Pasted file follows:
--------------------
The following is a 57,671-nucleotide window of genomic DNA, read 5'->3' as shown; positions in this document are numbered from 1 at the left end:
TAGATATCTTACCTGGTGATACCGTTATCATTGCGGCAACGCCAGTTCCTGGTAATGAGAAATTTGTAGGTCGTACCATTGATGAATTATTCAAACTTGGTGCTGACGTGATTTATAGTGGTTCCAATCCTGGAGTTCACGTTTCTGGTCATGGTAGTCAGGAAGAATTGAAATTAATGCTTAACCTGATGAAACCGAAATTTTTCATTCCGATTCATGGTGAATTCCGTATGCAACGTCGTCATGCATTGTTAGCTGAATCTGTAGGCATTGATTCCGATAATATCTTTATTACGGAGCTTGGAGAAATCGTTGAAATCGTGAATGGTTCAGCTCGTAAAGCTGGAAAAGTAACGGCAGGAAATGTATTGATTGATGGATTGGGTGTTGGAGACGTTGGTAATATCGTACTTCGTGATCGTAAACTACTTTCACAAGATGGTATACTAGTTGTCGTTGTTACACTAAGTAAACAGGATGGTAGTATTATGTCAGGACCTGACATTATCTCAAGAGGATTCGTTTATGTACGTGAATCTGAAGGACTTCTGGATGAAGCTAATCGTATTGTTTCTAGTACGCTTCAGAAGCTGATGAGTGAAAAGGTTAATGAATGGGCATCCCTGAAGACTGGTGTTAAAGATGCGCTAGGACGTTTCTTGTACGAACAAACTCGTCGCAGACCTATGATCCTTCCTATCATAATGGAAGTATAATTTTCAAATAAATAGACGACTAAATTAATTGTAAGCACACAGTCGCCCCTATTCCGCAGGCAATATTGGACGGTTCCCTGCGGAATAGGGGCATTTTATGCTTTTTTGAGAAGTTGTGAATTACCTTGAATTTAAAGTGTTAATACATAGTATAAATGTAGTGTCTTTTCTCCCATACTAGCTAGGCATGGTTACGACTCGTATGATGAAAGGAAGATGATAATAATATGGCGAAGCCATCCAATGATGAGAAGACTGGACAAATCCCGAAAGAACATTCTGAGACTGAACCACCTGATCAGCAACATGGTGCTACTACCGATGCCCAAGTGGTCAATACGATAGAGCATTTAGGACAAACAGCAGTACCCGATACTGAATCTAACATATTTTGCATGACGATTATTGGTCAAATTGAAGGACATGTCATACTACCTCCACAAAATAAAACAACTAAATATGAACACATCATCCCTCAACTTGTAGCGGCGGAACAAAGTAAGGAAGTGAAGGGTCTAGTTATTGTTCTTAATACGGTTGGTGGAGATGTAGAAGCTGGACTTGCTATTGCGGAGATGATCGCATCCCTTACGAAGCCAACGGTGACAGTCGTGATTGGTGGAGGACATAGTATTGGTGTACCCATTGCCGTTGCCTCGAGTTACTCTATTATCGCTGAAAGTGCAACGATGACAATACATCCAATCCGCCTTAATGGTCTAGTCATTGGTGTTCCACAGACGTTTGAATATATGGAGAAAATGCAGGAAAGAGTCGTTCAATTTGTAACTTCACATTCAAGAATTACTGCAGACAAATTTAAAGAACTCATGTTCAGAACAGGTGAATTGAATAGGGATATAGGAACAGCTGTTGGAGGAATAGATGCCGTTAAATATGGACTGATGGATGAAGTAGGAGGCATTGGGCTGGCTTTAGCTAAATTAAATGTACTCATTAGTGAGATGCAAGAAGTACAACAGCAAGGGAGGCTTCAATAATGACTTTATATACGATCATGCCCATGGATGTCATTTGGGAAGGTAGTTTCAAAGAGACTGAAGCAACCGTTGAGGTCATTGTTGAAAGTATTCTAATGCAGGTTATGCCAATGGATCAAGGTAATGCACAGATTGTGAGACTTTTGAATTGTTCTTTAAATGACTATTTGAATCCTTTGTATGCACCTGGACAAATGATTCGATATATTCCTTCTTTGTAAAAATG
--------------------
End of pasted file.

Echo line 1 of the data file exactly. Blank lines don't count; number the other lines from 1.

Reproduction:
The following is a 57,671-nucleotide window of genomic DNA, read 5'->3' as shown; positions in this document are numbered from 1 at the left end: